UT is home to one of the best competitive college debate teams in the United States.
The Tennessee Speech and Debate Society is among few student-run teams that competes nationally. The team most recently competed at the International Public Debate Association National Tournament and won awards in several categories: Novice, Junior Varsity, Varsity, and Professional (individual); and Founders and Scholastic (team). The team has previously won five national team titles.
At the tournament, TSDS Vice President Caroline Rogers, a Knoxville native, placed eighth as a debater nationwide and placed fifth as a speaker. Rogers is a senior studying language and world business. This was Rogers’s last tournament.
“Nationals are a tough tournament, with more than 60 competitors in each division,” Rogers said. “But our team has perfected the art of preparing great cases together.”
TSDS provides UT students a chance to explore competitive debating and prepares them for a variety of professional opportunities.
“Debating helps students become better speakers, especially in interview settings,” said Codey King, communications director for the team and Seymour native. “It helps students think on their feet quickly while delivering a precise point that can effectively persuade the audience.”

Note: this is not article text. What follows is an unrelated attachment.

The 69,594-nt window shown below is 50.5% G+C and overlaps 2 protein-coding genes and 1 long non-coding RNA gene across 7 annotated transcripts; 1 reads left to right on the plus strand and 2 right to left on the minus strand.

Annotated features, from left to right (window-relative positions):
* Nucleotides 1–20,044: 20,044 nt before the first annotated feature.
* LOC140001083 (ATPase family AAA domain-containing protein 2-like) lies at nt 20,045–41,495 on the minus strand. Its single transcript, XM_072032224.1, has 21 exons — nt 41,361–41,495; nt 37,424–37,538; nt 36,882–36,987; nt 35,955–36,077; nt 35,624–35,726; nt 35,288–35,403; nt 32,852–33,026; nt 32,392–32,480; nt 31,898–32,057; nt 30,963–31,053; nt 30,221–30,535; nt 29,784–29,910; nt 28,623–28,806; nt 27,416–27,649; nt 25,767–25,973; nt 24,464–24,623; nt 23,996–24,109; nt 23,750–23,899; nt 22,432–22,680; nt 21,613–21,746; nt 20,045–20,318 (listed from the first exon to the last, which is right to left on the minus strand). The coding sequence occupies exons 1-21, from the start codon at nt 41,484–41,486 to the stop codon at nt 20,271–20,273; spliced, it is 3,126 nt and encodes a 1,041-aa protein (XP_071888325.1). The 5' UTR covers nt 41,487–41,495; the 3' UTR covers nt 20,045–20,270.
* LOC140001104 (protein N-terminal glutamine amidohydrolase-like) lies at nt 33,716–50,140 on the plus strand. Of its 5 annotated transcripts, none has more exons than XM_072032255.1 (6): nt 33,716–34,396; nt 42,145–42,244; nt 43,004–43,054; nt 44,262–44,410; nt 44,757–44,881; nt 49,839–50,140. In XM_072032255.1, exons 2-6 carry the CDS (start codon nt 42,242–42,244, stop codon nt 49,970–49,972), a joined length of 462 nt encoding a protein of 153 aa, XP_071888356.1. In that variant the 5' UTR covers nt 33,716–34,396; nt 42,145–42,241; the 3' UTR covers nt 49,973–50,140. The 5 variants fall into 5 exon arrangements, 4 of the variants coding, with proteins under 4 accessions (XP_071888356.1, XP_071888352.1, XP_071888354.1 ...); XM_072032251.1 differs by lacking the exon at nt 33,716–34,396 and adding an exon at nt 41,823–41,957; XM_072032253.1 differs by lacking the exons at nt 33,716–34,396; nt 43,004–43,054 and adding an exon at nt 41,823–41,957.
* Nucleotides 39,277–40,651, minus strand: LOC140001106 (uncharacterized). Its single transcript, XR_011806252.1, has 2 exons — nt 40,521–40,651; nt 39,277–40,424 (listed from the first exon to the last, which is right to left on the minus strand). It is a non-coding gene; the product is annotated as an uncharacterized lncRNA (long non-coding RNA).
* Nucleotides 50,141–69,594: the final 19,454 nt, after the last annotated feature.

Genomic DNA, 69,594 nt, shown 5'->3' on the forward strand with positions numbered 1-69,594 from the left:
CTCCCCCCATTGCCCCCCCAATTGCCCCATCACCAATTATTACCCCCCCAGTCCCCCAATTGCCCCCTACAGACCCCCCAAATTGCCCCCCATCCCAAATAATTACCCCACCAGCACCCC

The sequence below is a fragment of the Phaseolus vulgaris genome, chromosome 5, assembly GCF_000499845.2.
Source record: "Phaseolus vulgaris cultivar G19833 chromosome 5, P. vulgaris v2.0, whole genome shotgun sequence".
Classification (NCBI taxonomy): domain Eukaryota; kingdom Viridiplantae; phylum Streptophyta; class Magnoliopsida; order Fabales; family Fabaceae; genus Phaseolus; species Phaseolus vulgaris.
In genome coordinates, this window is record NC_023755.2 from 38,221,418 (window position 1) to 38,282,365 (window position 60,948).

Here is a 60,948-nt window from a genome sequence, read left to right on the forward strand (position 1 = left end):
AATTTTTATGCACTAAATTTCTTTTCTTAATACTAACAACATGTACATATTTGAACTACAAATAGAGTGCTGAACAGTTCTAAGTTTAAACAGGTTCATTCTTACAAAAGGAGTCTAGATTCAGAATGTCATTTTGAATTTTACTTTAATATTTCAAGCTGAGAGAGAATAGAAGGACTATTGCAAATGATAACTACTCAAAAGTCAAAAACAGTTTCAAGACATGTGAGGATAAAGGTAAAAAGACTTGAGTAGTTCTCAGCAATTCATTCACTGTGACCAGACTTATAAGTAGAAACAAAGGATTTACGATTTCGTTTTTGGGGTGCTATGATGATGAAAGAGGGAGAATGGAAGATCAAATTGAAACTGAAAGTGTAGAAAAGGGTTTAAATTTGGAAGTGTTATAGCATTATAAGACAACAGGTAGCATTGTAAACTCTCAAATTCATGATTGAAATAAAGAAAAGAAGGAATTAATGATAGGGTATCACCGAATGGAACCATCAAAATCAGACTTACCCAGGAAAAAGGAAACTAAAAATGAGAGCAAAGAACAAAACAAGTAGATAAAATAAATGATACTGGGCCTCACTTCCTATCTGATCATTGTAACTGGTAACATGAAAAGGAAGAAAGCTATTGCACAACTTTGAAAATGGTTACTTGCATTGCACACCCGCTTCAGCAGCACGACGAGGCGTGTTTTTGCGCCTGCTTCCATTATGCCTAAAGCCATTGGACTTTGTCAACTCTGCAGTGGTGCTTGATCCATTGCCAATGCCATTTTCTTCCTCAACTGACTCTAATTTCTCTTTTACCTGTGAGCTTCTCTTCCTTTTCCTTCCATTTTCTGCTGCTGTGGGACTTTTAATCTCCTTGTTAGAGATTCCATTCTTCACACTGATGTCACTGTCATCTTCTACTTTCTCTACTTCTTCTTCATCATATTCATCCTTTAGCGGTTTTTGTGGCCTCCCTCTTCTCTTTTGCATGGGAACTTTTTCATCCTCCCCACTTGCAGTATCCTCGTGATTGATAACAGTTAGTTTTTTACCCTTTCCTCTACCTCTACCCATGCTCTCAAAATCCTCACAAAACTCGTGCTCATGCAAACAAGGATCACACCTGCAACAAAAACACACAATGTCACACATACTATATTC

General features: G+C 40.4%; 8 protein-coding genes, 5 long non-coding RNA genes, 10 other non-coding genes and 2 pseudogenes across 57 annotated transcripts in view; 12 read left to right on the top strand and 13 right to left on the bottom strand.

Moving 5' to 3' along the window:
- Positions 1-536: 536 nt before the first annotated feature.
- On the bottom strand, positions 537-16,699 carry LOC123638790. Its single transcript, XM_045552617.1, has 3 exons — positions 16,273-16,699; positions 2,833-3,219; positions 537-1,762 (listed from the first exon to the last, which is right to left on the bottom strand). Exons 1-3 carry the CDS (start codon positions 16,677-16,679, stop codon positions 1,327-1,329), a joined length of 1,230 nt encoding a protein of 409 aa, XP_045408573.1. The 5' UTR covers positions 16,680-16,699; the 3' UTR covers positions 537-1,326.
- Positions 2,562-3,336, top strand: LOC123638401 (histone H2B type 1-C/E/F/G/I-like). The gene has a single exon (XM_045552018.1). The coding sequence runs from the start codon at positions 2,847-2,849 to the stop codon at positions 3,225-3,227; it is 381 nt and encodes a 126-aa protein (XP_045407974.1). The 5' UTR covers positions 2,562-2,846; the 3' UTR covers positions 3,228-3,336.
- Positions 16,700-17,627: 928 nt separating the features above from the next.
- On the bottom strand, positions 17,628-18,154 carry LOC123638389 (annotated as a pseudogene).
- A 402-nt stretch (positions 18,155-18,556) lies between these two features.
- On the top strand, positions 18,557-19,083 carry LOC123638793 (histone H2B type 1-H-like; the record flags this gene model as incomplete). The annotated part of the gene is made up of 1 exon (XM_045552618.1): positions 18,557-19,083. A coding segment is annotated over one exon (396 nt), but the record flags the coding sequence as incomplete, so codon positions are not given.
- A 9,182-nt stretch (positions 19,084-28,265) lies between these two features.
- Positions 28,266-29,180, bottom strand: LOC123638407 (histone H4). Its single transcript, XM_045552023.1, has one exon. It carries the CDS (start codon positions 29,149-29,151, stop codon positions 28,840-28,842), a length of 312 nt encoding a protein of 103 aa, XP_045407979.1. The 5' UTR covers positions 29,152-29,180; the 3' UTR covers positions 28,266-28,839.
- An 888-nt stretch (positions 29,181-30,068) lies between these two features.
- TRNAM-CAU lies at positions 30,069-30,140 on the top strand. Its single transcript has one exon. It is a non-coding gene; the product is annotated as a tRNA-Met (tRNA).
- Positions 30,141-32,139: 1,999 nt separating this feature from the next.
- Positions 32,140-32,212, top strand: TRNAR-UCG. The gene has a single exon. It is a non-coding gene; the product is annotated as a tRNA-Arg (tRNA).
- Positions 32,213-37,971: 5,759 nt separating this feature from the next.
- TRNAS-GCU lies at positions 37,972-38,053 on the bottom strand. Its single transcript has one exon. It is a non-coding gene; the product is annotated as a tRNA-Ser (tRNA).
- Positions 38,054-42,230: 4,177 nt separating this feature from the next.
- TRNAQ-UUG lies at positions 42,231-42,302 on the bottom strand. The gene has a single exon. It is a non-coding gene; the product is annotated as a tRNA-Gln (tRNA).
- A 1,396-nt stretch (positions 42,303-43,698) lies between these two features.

Debating also helps with time management.
“You are granted only 30 minutes before each round to prepare a case,” King said. “You have a lot to say but little time to say it, and you have to prioritize what you are going to say.”
TSDS President Mickayla Stogsdill, a senior from Knoxville studying public administration and Russian studies, has been a part of the team since her freshman year. Before coming to UT, she gained experience from being involved in high school mock trial.
As president, Stogsdill helps coach members in preparation for debate tournaments. Understanding the ins and outs of debate takes practice, but the team has managed to stay ahead of the curve every time.
“As a debater, you don’t know what topic you are going to have coming into a tournament,” Stogsdill said. “Debate topics can range from pop culture to political science. We just practice debating with each other. Freshmen debate seniors and vice-versa. Everyone gets a chance to try.”
This is what Stogsdill says contributes to the family-like environment that inspires the team to do better and push for more.
“We’re one big family. We share our successes and our failures, no matter what,” Stogsdill said.
To learn more about the TSDS team and how to participate, visit the team’s Facebook page.
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